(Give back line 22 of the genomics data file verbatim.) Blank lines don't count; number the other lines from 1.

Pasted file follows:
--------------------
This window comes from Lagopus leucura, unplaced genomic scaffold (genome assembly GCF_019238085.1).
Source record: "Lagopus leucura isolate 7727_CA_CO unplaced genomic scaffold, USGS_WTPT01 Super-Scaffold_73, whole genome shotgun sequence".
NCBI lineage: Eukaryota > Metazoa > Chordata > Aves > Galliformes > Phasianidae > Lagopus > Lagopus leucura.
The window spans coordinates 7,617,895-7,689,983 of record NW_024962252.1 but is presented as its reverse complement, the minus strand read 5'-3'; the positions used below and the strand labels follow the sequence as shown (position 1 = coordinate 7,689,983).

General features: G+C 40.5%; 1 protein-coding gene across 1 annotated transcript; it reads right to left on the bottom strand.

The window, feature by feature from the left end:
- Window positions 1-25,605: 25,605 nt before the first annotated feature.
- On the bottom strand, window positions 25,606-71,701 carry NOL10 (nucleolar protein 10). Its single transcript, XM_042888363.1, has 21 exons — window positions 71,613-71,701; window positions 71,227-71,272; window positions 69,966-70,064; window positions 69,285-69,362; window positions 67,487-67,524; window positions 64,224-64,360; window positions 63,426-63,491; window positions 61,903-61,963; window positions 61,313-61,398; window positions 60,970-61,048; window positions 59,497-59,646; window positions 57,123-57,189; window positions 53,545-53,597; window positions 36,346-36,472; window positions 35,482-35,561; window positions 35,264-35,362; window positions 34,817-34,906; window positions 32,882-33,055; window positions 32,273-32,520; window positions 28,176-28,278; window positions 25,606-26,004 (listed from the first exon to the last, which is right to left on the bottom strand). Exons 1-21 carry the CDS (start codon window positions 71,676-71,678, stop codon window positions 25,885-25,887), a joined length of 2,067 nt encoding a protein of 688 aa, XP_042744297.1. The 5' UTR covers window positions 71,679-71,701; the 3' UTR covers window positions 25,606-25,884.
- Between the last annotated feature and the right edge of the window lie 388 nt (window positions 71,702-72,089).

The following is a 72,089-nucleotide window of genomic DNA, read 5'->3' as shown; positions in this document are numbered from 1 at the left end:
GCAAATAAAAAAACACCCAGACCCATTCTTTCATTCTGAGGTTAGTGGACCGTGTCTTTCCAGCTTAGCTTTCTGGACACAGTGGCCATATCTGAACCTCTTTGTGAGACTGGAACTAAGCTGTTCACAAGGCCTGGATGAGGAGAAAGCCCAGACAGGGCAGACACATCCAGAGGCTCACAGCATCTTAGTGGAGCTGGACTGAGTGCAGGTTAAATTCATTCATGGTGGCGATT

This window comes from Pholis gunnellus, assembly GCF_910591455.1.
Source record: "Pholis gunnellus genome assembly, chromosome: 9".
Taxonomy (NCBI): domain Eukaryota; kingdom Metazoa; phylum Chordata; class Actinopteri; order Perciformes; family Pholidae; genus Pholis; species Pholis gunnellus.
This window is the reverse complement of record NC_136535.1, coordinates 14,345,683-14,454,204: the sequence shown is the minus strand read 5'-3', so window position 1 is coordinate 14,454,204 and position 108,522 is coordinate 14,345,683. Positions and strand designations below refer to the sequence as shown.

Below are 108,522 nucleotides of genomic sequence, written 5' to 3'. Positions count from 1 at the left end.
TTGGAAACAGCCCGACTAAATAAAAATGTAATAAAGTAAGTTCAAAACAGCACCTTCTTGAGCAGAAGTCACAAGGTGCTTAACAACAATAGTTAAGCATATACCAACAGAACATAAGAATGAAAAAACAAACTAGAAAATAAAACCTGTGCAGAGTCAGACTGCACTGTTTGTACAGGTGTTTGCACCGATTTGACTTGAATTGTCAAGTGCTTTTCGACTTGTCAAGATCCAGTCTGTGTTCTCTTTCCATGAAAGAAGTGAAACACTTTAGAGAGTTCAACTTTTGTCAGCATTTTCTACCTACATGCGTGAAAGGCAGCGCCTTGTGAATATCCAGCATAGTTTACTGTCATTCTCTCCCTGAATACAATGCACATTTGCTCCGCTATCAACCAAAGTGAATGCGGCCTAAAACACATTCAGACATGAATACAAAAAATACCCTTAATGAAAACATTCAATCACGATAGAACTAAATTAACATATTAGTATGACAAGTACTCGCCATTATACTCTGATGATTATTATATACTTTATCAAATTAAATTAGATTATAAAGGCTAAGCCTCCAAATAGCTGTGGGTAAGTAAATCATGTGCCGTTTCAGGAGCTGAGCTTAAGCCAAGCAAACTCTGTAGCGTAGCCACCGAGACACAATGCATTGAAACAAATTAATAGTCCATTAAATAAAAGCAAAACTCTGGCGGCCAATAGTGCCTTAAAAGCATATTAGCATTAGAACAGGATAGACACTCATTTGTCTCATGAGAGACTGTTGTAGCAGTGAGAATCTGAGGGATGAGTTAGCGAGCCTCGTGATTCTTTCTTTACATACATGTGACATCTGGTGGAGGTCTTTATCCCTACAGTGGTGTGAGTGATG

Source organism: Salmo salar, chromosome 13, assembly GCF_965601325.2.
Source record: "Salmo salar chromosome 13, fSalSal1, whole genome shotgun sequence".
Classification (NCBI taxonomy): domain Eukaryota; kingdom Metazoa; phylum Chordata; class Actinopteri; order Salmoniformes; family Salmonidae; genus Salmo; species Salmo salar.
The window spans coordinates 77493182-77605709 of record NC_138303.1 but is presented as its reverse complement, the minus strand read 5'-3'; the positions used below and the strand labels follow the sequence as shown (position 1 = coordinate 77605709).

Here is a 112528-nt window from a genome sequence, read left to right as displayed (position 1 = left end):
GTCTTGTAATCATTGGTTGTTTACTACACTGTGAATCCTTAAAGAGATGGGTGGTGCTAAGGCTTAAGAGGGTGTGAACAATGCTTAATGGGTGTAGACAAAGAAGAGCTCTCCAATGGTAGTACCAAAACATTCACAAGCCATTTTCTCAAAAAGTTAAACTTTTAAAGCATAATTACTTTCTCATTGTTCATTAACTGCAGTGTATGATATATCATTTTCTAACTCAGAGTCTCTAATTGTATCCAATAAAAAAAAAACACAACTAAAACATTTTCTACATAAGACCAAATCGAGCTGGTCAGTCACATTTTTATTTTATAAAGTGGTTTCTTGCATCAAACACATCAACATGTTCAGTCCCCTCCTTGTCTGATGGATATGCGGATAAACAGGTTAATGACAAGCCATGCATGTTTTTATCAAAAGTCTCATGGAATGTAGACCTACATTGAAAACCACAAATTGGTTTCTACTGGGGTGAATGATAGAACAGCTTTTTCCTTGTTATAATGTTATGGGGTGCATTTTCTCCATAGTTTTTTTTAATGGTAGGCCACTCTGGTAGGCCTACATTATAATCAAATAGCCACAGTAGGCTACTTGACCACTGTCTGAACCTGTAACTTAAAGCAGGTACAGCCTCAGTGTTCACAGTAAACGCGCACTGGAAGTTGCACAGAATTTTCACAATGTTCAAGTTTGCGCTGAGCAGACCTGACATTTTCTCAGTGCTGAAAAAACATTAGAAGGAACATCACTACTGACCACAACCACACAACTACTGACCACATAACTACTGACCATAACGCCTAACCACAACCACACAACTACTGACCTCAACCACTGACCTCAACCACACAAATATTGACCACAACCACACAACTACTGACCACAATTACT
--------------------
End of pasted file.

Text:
Here is a 112528-nt window from a genome sequence, read left to right as displayed (position 1 = left end):